If you've decided to build your own home, you'll need to purchase the land first. Unfortunately, that process isn't always easy. In fact, purchasing land to build a house on can be downright stressful, especially if you don't know what to look for, or what questions to ask. Now that you're looking for land to purchase, here are four factors you should take into consideration.
Access to Utilities
When it comes to purchasing land, one of the first things you need to find out about is the access to utilities. The last thing you want to do is purchase land only to find out that utilities aren't included, and there's no feasible way to bring them onto the property. If that happens, you're going to be stuck with land that you can use for your home. Before you purchase land for your new home, make sure that utilities aren't going to be an issue when it comes time to build.
Size of Easement
If this will be your first time making a real estate purchase, you might not realize that most land comes with an easement or setback. The easement is the area of your land that the city retains control over. This is the land that they can take from you to use for road expansions, etc. The setback is the specific guidelines that will tell you how close you can build your home to the property lines. Before you purchase property, make sure your easements or setbacks won't interfere with your ability to build the home of your dreams.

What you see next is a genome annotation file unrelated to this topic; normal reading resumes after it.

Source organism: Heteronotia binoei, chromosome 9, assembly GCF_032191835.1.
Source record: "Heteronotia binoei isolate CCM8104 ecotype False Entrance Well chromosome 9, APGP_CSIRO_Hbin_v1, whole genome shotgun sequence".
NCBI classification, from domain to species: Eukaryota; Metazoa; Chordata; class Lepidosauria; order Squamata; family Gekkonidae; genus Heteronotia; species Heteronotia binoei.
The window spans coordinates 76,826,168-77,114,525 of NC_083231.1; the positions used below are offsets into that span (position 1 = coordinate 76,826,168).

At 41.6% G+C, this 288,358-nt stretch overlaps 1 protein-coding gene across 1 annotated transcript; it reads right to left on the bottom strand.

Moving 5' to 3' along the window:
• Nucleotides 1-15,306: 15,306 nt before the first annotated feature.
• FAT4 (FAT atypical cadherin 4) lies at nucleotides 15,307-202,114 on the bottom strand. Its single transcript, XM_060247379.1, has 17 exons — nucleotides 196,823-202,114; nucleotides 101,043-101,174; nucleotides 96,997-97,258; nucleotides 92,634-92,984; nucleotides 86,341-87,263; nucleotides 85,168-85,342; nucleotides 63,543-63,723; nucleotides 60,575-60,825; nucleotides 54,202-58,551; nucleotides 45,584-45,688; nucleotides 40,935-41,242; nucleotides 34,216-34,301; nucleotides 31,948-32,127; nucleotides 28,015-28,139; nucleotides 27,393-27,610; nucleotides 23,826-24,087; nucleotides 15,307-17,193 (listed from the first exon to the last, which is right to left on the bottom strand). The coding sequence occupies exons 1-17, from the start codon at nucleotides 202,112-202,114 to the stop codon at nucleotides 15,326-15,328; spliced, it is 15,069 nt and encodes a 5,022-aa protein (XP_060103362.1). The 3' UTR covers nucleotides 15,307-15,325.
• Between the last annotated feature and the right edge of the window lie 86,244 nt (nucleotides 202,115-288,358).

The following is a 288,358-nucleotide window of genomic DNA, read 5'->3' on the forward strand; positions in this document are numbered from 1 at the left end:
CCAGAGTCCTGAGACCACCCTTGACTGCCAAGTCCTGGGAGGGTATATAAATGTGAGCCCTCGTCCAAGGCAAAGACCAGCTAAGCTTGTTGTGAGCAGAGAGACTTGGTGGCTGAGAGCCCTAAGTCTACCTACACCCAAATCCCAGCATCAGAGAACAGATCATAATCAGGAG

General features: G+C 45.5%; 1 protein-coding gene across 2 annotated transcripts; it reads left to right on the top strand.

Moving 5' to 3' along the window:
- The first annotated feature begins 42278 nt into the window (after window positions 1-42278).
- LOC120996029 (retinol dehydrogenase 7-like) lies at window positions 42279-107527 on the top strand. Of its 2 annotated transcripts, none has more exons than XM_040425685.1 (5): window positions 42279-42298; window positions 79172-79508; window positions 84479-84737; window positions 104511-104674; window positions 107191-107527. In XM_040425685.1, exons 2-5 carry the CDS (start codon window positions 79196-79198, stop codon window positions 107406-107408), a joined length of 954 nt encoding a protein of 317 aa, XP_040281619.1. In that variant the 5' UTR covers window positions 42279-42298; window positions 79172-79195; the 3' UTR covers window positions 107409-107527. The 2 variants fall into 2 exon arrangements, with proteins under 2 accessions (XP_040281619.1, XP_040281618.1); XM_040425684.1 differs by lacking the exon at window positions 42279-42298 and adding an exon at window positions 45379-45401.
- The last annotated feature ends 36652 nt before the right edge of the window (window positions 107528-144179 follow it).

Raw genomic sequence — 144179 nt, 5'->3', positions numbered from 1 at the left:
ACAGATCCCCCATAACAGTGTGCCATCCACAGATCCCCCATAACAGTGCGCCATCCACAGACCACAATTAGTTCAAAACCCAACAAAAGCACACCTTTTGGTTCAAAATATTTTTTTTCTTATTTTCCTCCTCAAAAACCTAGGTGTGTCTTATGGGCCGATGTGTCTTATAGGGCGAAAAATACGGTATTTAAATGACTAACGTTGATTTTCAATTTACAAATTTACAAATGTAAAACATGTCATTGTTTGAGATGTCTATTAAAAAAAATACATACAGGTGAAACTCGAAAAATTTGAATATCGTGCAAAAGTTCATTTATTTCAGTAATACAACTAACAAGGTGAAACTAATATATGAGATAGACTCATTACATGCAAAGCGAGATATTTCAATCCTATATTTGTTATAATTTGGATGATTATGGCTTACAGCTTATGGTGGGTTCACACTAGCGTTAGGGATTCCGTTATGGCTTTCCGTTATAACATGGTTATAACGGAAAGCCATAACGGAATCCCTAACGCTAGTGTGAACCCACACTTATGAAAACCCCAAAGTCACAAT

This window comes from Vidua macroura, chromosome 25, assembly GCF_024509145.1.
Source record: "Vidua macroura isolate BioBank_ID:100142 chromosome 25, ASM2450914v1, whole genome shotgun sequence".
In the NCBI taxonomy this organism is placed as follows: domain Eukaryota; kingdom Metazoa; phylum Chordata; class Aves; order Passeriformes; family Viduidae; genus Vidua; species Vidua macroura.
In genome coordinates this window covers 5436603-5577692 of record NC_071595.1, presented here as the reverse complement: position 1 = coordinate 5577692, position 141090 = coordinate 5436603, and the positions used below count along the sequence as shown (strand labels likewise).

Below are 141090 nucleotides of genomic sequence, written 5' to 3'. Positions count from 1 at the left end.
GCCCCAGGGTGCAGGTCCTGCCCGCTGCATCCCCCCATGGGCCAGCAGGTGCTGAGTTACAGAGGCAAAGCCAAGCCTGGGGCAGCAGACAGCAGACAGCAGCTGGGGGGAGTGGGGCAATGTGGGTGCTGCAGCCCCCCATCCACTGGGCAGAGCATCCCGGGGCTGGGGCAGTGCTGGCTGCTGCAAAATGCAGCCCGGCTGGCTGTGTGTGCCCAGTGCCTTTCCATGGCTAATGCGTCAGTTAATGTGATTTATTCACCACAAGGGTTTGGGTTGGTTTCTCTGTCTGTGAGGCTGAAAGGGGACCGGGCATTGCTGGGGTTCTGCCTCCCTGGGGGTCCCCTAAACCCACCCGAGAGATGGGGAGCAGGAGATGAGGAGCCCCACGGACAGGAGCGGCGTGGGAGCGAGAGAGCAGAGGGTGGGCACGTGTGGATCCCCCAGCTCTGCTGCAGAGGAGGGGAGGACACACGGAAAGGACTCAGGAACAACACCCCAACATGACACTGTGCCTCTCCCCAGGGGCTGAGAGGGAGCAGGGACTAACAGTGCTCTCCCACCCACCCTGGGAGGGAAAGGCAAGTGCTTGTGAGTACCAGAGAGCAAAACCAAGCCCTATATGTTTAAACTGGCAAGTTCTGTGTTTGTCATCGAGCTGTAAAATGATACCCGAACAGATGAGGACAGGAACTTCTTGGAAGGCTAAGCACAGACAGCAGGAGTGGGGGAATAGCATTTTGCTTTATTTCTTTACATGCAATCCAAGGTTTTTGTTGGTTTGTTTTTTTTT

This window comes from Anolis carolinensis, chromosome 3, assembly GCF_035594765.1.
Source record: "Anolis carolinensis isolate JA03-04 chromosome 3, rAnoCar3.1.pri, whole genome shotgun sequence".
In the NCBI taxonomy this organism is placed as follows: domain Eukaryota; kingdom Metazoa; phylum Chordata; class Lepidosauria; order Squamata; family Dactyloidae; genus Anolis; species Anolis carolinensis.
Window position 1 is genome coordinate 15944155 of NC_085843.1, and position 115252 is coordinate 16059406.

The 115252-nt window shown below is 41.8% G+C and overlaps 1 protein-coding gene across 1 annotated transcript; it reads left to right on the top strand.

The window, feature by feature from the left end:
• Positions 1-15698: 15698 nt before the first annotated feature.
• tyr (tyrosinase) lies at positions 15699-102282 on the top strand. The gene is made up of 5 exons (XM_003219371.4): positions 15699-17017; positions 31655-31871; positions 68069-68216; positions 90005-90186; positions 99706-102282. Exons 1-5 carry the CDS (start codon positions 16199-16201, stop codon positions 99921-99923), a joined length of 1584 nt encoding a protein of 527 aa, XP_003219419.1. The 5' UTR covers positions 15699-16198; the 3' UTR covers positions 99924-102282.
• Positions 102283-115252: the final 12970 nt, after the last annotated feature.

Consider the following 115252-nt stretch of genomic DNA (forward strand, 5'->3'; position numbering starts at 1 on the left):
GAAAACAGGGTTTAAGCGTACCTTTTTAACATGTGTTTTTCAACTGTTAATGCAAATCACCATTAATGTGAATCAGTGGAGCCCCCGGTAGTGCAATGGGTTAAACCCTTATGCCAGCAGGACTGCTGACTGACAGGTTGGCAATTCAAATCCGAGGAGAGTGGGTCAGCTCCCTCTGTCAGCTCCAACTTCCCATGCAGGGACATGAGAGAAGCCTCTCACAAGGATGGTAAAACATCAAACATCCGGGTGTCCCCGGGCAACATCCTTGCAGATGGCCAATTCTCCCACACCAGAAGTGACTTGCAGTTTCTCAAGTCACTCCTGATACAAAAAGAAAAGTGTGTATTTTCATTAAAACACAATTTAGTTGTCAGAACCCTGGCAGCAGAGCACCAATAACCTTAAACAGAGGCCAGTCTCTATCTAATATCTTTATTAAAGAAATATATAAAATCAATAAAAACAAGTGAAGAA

You might not realize this, but there are a lot of potential nuisances involved in purchasing land. Some of those nuisances include train tracks that run near your home, or land that's been purchased for a prison, or large shopping outlet. Before you purchase land, make sure you won't have trains running past your home at all hours of the night; or have a prison built next door to your home in the next several years.
When you purchase property, you might expect to purchase all the rights that go along with that purchase. However, when it comes to things like water, mineral, or access rights, you might be surprised to find out that they aren't always included in the purchase. In some cases, those rights will remain with the original owners, municipality, or even companies. In fact, when it comes to access rights, you might purchase land only to find out that it's inaccessible – no way for you to get on your land without trespassing through someone else's property. Before you purchase land, find out what resource rights are included in the purchase.
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